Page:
While this kind of conviction of sin is painful, it is a merciful gift from God. Outward chastisement is used by the Spirit to awaken you to sin and to convict you of that sin, and this is a gift. While sin promises freedom, it is a shackle. The wages of sin is death. While it may give you temporary joy, the bill will come due. Conviction that drives us to confession and repentance is a gift that we should quickly embrace, not ignore.

Whenever you are in a trial, it is appropriate to examine your heart to see if God is getting your attention because you have unconfessed sin in your life. Do you notice, though, that the brothers did not simply think about sin in recent history? They remember the sin against their brother from over 20 years ago. No doubt this comes to their mind because they see their situation as comparable and because it was such a heinous sin. 

Is there anything in your life like that? Something that you let time numb your heart to? A sin that you want to just lock up and ignore? If that happens, don’t consider that a mercy. Instead, tremble that God would leave you alone. He will not leave his saints alone but will mercifully reveal, convict, and forgive.

He reveals the object of hope.

After returning from Egypt, the 9 brothers relate all that took place and tell Jacob that they have to return to Egypt with Benjamin in order to retrieve Simeon. This is a non-starter for Jacob and becomes even more so when he sees that all of the money is in their sacks. Upon seeing this, they were afraid and Jacob said, in verse 36, “You have bereaved me of my children: Joseph is no more, and Simeon is no more, and now you would take Benjamin. All this has come against me.” 

Jacob responds by refusing to send Benjamin. He says that since Joseph is dead, only Benjamin is left (42:38); likewise, he is worried that something will happen to him on the journey (42:38). What this reveals is that Benjamin is not the only son of his favored wife, so now he is the favored son. He prefers him over the others. But the comment about the journey is also revealing. While he has not accused his sons of what happened to Joseph, this comment betrays a distrust of them. This distrust is not helped by the fact that Reuben tries to comfort and convince Jacob to send Benjamin by offering to kill his two sons if he does not return with him.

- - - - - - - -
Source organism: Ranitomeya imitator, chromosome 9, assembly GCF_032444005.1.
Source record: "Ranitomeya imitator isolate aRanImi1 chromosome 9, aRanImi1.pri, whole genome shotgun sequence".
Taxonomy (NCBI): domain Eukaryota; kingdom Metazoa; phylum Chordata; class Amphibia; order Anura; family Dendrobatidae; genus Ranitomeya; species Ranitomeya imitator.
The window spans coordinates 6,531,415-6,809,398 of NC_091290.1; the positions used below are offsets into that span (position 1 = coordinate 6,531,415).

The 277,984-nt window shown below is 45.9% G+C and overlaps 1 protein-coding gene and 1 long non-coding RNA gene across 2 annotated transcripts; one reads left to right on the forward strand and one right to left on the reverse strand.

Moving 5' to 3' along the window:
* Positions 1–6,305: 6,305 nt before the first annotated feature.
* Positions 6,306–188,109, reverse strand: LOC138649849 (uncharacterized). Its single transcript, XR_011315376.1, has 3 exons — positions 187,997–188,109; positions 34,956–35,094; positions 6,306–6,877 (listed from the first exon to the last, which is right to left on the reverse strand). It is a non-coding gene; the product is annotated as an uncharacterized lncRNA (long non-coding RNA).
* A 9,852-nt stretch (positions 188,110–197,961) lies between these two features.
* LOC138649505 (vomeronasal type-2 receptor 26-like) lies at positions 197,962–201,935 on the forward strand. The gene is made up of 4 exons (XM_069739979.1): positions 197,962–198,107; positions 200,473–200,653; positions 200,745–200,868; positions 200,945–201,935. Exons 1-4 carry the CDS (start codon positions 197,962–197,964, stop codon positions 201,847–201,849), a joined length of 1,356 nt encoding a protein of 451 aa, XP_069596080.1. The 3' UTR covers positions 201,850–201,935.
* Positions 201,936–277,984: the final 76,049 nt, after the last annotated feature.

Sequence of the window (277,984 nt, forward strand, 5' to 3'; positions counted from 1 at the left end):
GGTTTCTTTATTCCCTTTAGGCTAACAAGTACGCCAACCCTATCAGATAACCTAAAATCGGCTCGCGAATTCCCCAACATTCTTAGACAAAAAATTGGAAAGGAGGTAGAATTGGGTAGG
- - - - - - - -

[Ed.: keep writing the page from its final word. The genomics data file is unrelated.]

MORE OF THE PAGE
While sometimes we suffer and we can think of sin that God is graciously making us deal with, other times we cannot see sin to confess. Jacob is looking at his situation, considering the promise of God, and is simply confused. God had said to him in Genesis 35:11-12,

“I am God Almighty: be fruitful and multiply. A nation and a company of nations shall come from you, and kings shall come from your own body. The land that I gave to Abraham and Isaac I will give to you, and I will give the land to your offspring after you.” 

But now, his children are dying and the land is in a famine. He looks around and can only ask, “Why?” His focus is also so much on Benjamin that I think he is looking at his other sons and saying, “Which one of these is really suitable to carry on your covenant promises? Joseph seemed like the one, but now he is dead. How could he send Benjamin and risk losing him, too? 

What does this trial reveal about Jacob? The object of his hope had become Benjamin, not the Lord himself. But he is shaken out of this way of thinking. When they run out of food, Jacob tells his sons to go again, but they remind him that they cannot return without Benjamin. The situation remains unchanged, but Jacob changes. Why Judah: instead of offering children, like Reuben, he presents himself as a pledge, and the word pledge should catch our eye. In Genesis 38, Judah had given personal items to Tamar, who he thought was a prostitute, in order to secure the satisfaction of his personal desires. But, as we saw at the end of Genesis 38, that event made Judah a changed man. Now he offers himself as a pledge, not seeking to gratify his own desires but to secure life for his family.